Montezuma beaches and their guide detailed
The jungle of Montezuma sweeps down low coastal mountains to the Pacific Ocean, hugging the shore and creating some of the most beautiful beaches of Costa Rica and where the best sunrises take place.
Just in front of the bus stop with direct access from the beach boulevard, you will discover a great location to get a suntan, lounge in the shade, or jump into a volleyball game with the locals. “Las pangas” are small fishing boats that are usually parked on the sand; this beach was named in honor of the local artisanal fishermen .
Pangas is also where boats depart for Isla Tortuga and Jaco taxi boats due to gentle waves and depth. Ideal for an afternoon beer, always remember to take the can or bottle back to the Supermarket to recycle!
Witness the stunning sunrises, relax after a tour or a night out dancing on the closest beach to the town center. Enjoy bluish-green water and the perfect temperature for a swim. It is just north of the public primary school and features a public beach soccer court, kids playground, and natural art benches to enjoy ocean views under almond trees.
From July to December, you can watch a turtle hatching its eggs and support local protection programs that take place here while enjoying the release of turtle hatchlings into the ocean.
If you take the Sendero Verde (Green Trail) from Montezuma Beach, you will discover the unique Piedra Colorada, a cove where a small river forms a freshwater pool ideal for small kids of all ages to swim and play.
“Piedra” is Spanish for “stone.” Pierda Colorada gets its name from the stones of striking color that line its river bed. Visitors stack stones to create a beach of beautiful collaborative natural sculptures. Feel free to create one yourself.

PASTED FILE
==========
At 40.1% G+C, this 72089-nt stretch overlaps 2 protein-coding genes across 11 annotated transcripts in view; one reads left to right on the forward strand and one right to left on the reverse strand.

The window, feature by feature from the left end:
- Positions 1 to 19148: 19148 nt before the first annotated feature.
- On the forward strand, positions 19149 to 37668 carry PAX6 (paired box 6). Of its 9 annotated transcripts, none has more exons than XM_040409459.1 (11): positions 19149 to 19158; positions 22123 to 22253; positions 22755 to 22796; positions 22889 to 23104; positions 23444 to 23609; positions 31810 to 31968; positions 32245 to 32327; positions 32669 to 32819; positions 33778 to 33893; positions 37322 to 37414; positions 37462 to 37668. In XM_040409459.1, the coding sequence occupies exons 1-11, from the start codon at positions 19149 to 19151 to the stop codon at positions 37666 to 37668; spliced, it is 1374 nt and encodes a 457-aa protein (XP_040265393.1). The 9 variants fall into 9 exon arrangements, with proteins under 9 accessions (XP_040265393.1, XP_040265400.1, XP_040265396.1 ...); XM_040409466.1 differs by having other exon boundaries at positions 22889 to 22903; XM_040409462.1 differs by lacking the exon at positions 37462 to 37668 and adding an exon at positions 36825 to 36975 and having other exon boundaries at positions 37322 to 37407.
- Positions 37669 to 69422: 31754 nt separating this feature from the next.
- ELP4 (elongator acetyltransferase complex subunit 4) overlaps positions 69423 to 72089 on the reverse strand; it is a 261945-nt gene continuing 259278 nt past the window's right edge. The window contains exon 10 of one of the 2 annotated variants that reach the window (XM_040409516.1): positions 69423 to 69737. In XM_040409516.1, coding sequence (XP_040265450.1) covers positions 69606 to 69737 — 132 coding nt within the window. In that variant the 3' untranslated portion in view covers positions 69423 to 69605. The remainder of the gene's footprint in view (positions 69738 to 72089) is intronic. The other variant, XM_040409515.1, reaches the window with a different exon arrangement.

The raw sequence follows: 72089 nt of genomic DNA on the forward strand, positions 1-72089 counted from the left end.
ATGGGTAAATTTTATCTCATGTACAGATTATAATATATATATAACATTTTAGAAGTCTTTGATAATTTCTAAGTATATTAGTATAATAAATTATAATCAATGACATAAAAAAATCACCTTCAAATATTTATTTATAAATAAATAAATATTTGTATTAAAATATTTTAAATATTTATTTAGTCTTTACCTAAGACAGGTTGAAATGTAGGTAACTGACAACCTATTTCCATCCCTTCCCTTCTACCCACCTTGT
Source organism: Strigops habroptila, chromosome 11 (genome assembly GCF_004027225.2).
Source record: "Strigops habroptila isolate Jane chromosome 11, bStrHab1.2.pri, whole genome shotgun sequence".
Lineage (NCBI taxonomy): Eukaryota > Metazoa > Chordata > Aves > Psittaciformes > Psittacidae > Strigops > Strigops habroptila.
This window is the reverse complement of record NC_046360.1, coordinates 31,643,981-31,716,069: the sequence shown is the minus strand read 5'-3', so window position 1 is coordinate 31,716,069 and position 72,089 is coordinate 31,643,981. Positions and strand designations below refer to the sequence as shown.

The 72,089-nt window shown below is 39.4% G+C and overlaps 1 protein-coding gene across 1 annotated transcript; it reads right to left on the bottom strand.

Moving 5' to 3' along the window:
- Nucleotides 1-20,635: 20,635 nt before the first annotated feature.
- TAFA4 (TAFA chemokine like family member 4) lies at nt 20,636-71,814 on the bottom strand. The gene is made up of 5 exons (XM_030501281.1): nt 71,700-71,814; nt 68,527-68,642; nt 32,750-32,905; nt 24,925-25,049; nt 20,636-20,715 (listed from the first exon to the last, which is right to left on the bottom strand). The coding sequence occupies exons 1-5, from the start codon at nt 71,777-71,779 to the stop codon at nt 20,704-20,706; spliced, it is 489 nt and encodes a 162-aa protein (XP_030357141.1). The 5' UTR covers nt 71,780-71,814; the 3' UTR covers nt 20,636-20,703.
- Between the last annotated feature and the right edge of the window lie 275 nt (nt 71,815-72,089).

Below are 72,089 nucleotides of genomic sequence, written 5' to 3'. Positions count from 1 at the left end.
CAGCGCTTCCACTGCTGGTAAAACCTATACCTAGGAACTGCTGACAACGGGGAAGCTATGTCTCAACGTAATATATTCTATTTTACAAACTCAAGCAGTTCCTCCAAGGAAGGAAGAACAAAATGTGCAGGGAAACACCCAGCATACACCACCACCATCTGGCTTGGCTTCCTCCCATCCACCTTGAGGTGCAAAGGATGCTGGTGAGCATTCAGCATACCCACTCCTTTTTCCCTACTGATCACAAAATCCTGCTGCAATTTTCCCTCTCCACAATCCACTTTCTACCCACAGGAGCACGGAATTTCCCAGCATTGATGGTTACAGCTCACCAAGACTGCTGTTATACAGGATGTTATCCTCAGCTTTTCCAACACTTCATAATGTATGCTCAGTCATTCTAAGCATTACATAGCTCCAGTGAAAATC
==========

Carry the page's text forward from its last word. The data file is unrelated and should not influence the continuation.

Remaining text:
Without a doubt, one of the most favorite beaches to see in Montezuma is Playa Grande. The green jungle trail walk is under shade, and about 30 minutes from the town center. The path ends at a long, wide, and almost deserted beach. Great to sunbathe topless, if you fancy, or swim or take your first surf lesson.* Remember to bring water, fruits, or dry fruits for a full day experience as you lounge on the palm lined beach along the coast. Locals have been creating small natural chill-out spots with driftwood to accommodate visitors while they enjoy the shade and the ocean breeze. *Surf lessons need to be arranged in advance – there are no surf offices in Playa Grande as it is a protected zone.
Las Palmeras Beach is the first beach on the way to Cabuya and receives visitors with one of the biggest natural pools in the Montezuma area. This is a favorite beach for locals. It is uncrowded and the large trees provide a lot of shade. Young children can safely play with parental supervision in the gentle river that empties into the ocean. Many local families come to the large gentle river pool to teach their children how to swim.
Walk or drive 1 km from town, after Las Palmeras where a white sand beach bathed by a turquoise sea appears as enchanted amid volcanic black stones. This is the locals’ weekend favorite and is perfect for snorkeling when low tide, but not suitable for small kids to swim due to occasionally strong currents. The current can be a little dangerous, especially on the right side (when looking to the sea) as a whirlpool is formed. If you feel that the sea sucks you, the best is to don’t panic and swim parallel to the coast and get out to the left. There is a life-saving flotation device always located in the palm trees near the parking area.
A favorite fishing spot for locals. When the big fish push the sardines up on the shore, fishermen scoop them up and add them to their hooks. Using a yo-yo fishing hand-line they catch impressive red snapper (pargo) and rooster fish and snook. Miguelon has easy access to parking and is an excellent place for picnics and family fun. Many Ticos come to spend the day or weekend with their coolers full of drinks and food.
Playa Los Cedros is another long and sandy beach that changes its look according to the tide conditions. At low tide, you’ll see a lot of rocks. At high tide, you’ll see a perfect, sandy beach stretching 300 yards or so toward Cabuya and a phenomenal right-handed point break.